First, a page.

The difficulties of Alastair Rae's Quantum Physics are summed up early in the book. Chapter two begins by assuming that "many people"
associate wave-particle duality with quantum physics, and then introduces waves as if they were the epistemic preserve of those who had visited the seacoast or travelled on a ship. This is more than a style issue: throughout this book I was unsure of its intended readership.
Although packaged as popular science, the mathematical boxes, figures, chapter summaries and footnotes leave no doubt this book is here to inform rather than entertain. Indeed, the only thing missing from the textbook format is the exercises. The overall structure is highly didactic, opening with a 24-page physics glossary (ironically titled "Quantum physics isn't rocket science") that the reader is expected to master before proceeding. Rae assumes that because he has put all the formulae into boxes, everything else will be clear despite its lecture-like delivery and lack of narrative. Juicy concepts such as the Pauli exclusion principle, for example, are hidden in mundanely titled subsections rather than being drawn out to help the reader along.
The guts of the book are five chapters highlighting the role of quantum physics in everyday phenomena. Rae mostly does a good job of this, such as elucidating why fossil fuels burn and explaining the molecular origin of the greenhouse effect. But the reader is still made to work for it. The chapter "Semiconductors and computer chips" offers ten pages of dry exposition about band gaps and rectifiers before we get to the important point of transistors, and three more before the reader is told what transistors have got to do with Pentium chips.
Another slightly irritating aspect of the practical examples is the subtext that we would still be stuck in the dark ages without quantum physics. In fact, few of the examples Rae gives are the direct result of applying quantum mechanics. For example, in his glorification of the theory of low-temperature superconductivity Rae fails to point out that the theory cannot help materials scientists predict new superconductors, or that after 20 years quantum physics has no explanation for high-temperature superconductivity.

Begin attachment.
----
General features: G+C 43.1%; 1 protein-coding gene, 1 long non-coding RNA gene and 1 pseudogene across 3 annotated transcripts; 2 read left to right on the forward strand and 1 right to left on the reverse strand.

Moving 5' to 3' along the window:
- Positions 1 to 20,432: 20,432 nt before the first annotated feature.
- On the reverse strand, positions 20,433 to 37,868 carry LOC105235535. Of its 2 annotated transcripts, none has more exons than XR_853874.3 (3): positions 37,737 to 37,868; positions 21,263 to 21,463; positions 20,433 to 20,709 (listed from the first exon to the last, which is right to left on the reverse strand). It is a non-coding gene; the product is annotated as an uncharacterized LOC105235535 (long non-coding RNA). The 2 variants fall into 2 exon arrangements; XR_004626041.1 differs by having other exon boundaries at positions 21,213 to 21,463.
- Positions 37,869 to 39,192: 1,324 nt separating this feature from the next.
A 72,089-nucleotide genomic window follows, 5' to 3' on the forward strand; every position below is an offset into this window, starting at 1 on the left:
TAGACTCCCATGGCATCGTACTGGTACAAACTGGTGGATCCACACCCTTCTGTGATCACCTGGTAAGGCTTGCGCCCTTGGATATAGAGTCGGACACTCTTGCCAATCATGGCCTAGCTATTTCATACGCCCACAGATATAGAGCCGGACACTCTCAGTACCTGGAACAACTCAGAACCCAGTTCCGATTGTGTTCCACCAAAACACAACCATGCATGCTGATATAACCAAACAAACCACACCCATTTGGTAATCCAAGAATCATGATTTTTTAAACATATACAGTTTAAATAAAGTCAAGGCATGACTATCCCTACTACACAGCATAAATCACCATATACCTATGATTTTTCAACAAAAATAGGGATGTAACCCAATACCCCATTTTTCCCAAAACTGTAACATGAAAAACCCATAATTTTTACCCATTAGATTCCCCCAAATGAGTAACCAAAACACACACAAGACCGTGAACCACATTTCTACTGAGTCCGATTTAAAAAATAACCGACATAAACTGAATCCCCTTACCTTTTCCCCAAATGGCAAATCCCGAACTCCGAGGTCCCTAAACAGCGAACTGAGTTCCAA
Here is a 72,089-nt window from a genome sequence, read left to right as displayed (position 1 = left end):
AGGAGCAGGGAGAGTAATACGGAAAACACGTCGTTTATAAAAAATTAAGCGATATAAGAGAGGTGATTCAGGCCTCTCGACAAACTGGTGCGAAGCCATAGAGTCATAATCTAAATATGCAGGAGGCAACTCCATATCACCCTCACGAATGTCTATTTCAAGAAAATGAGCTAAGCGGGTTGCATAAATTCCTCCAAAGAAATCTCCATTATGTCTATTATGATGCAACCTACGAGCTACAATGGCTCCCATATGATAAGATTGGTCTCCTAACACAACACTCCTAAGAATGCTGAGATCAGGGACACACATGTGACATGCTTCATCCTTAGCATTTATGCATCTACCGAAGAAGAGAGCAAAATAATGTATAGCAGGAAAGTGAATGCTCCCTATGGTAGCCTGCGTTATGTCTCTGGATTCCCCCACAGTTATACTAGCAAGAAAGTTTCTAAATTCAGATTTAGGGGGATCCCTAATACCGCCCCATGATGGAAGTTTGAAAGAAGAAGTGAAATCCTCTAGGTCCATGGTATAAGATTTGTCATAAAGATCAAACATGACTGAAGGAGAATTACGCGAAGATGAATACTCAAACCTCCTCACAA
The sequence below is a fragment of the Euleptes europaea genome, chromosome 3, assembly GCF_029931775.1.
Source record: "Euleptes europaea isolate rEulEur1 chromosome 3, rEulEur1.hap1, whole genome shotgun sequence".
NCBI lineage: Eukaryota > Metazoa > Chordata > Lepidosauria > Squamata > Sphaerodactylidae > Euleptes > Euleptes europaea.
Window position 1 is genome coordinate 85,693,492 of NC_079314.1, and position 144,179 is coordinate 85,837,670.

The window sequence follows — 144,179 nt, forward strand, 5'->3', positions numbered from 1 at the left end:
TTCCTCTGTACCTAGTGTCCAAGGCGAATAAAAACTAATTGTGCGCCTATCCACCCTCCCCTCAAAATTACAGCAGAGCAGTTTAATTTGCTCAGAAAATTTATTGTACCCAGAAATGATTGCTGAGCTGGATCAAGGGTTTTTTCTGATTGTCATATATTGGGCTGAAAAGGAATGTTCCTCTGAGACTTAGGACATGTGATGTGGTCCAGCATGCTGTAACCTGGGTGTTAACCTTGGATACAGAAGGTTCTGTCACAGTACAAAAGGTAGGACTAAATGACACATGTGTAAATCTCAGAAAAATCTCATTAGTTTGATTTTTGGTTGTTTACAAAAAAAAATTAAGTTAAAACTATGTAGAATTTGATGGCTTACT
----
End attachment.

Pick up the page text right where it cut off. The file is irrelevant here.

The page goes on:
The practical examples, along with parts of the final pseudo-philosophical chapter unimaginatively titled "What does it all mean?", will provide useful supplemental reading on an undergraduate course on quantum mechanics - perhaps dovetailing with Rae's excellent textbook on the subject. But here he runs the risk of shortchanging students by omitting slightly heavier mathematics such as the Schrödinger equation.
The Nobel prizewinning physicist Tony Leggett introduces the book by stating that any reader who is prepared to put in a little effort will come away with a good understanding of basic quantum physics. I would say that the lay reader would need to put in an unrealistic amount of effort and need to be determined enough not to get disheartened by numerous disclaimers and "words of warning" about how a proper treatment of quantum physics is way beyond the scope of the book. But, then, readers who are this keen should probably sign up for an Open University course instead and at least get something in return for their efforts.
Matthew Chalmers is features editor, Physics World. He was formerly an experimental particle physicist at Cern.
Quantum Physics: A Beginner's Guide
Author - Alastair I. M. Rae
Publisher - Oneworld Publications
Pages - 193
Price - £9.99
ISBN - 1 85168 369 0